The United Nations General Assembly has proclaimed 2021–2030 as the Decade on Ecosystem Restoration. The Decade positions the restoration of ecosystems as a major nature-based solution towards meeting a wide range of global development goals and national priorities. The healthier our ecosystems are, the healthier the planet – and its people.
The Cumberland River Compact addresses the root causes of water quality issues often through restoration. Our goals with restoration are to mimic nature, protect vital habitat, and replenish stream flows. Depending on the situation, we use a variety of techniques to do this from green infrastructure to dam removals to streambank stabilization. We complement our restoration work with community engagement across a watershed to address these issues on a broader level.
Mansker Creek is a well-known and well-loved stream in Goodlettsville, TN, that meanders through neighborhoods and communities before entering the Cumberland River near Moss-Wright Park. Like many of our urban streams, Mansker Creek has several water quality impairments, including high levels of sediment and pathogens. Heavy urbanization and increased runoff in the area created conditions of severe bank erosion in parts of Mansker Creek, contributing to sedimentation in the creek among other problems. To address the problem, we worked with the City of Goodlettsville and KCI Technologies to repair the eroded bank in Moss Wright Park and restore the creek.
In this podcast, Will Caplenor, Field Operations Supervisor with the Cumberland River Compacts, speaks to Adam Spiller and Zach Mryncza with KCI Technologies about this stream restoration project and how it addressed the root causes of water quality issues in Mansker Creek. We explore the process of restoration and how these projects can make our streams more resilient into the future.
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KCI is a 100-percent employee-owned engineering, planning, and construction firm serving clients throughout the United States. Their multi-disciplined service offerings provide expertise to federal, state, and local government agencies, as well as institutional and private-sector clients. Their core purpose is to care for and improve the built and natural environment to better our society.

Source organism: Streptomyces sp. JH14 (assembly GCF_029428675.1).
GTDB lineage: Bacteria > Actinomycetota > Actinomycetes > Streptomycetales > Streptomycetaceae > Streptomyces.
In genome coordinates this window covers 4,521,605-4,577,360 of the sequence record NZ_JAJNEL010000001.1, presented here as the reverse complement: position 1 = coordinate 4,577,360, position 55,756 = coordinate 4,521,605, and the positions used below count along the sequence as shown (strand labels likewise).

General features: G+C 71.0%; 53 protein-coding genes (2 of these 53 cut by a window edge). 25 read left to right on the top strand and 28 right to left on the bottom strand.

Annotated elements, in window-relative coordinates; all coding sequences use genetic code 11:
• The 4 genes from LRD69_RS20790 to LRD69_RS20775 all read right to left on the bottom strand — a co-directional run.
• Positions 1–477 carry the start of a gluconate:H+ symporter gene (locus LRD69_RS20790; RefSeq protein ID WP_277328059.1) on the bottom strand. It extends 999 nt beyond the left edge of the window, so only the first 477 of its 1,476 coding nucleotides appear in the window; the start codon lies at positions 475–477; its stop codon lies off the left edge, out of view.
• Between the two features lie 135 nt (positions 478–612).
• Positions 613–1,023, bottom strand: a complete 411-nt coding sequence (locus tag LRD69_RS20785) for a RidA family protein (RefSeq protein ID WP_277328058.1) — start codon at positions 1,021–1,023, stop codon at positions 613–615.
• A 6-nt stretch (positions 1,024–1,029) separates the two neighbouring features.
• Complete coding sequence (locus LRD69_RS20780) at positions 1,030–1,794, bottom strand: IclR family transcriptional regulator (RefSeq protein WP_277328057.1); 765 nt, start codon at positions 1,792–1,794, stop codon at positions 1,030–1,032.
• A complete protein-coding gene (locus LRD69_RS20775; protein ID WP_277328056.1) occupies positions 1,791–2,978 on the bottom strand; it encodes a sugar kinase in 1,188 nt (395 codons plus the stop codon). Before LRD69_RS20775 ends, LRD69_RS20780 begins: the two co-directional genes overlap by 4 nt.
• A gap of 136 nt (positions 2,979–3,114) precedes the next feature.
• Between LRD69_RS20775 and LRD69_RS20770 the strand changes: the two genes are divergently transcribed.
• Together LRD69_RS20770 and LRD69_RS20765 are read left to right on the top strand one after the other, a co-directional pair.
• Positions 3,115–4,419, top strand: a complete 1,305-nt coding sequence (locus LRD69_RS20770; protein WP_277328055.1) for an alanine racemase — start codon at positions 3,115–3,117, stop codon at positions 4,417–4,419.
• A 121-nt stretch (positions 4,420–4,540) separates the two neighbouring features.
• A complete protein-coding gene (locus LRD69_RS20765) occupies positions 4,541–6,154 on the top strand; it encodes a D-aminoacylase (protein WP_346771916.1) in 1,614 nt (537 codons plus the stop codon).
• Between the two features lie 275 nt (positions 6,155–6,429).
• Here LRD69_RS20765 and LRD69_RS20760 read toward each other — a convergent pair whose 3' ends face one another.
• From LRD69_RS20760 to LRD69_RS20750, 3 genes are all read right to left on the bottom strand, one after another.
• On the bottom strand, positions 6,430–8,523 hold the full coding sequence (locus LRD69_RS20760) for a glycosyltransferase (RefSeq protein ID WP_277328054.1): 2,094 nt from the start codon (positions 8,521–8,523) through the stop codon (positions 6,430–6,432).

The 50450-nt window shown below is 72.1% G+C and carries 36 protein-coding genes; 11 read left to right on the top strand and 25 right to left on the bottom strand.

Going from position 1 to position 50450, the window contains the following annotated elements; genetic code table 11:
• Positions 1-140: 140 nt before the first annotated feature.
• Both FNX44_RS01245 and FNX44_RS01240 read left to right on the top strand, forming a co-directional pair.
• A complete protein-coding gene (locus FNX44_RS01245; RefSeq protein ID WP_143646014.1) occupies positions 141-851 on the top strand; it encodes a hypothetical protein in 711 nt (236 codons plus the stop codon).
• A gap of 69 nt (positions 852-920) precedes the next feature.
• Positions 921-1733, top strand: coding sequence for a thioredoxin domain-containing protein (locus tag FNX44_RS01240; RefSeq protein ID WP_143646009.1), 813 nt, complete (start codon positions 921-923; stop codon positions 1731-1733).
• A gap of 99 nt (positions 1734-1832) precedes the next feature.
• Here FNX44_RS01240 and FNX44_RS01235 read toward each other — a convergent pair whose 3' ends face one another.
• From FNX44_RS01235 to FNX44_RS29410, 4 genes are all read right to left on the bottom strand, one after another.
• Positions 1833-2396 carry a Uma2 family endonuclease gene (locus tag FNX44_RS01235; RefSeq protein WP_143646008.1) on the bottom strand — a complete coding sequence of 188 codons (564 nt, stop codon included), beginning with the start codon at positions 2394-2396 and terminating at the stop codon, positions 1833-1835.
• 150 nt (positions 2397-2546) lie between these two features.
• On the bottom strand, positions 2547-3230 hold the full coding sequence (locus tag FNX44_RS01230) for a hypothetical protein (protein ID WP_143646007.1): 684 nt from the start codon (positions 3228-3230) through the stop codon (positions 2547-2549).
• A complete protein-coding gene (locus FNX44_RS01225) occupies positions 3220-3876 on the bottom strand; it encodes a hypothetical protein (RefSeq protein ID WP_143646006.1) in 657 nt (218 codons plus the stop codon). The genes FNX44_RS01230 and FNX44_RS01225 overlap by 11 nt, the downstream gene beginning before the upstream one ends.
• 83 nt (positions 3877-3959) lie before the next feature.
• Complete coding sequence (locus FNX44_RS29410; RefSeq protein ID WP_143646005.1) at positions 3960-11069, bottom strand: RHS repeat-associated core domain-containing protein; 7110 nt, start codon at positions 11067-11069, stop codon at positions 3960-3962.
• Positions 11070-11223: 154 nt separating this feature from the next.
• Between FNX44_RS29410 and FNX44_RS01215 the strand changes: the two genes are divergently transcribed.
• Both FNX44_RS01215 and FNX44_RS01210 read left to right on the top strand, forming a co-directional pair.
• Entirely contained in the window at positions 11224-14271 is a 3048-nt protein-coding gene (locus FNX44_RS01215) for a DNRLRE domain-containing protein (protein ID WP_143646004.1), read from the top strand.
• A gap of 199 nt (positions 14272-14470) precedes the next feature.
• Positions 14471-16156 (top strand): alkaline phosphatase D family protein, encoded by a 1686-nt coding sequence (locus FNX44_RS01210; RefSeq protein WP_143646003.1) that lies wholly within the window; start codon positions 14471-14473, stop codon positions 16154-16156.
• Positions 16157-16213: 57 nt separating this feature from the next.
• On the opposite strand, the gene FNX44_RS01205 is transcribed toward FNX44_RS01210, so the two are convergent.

About Adam Spiller and Zach Mryncza:
Adam Spiller is an environmental scientist and the natural resources regional practice leader. Working out of the firm’s Raleigh, North Carolina and Nashville, Tennessee offices, he has extensive experience in stream and wetland restoration design and project management, dam removal, natural resource mitigation banking, and water quality projects. Adam earned his bachelor’s degree in biology from the College of William & Mary and his master’s degree in ecosystem science and management from Duke University.
Zach Mryncza is an environmental construction project manager with KCI. He works out of the Nashville, Tennessee office and has extensive experience in all aspects of the firm’s work, and specializing in construction management. He has a psychology degree from St. Andrew’s University and a Master’s in Construction Management from Western Carolina University.
In this podcast:
- Explanation of the major issues found at Mansker Creek in Goodlettsville.
- The way streambank stabilization addressed these issues.
- How the solution was conceived, designed, and constructed.
- The impact of the nearby confluence with the Cumberland River on the project’s design.
- Ways to make streams more resilient to increased flows from extreme weather.
- How restoration varies on small versus large streams.
- Mansker Creek Restoration Project Portfolio
- Mansker Creek Impairments from iCreek
- What Are Coir Logs and How Do They Help With Erosion Control?
Project Highlight Video: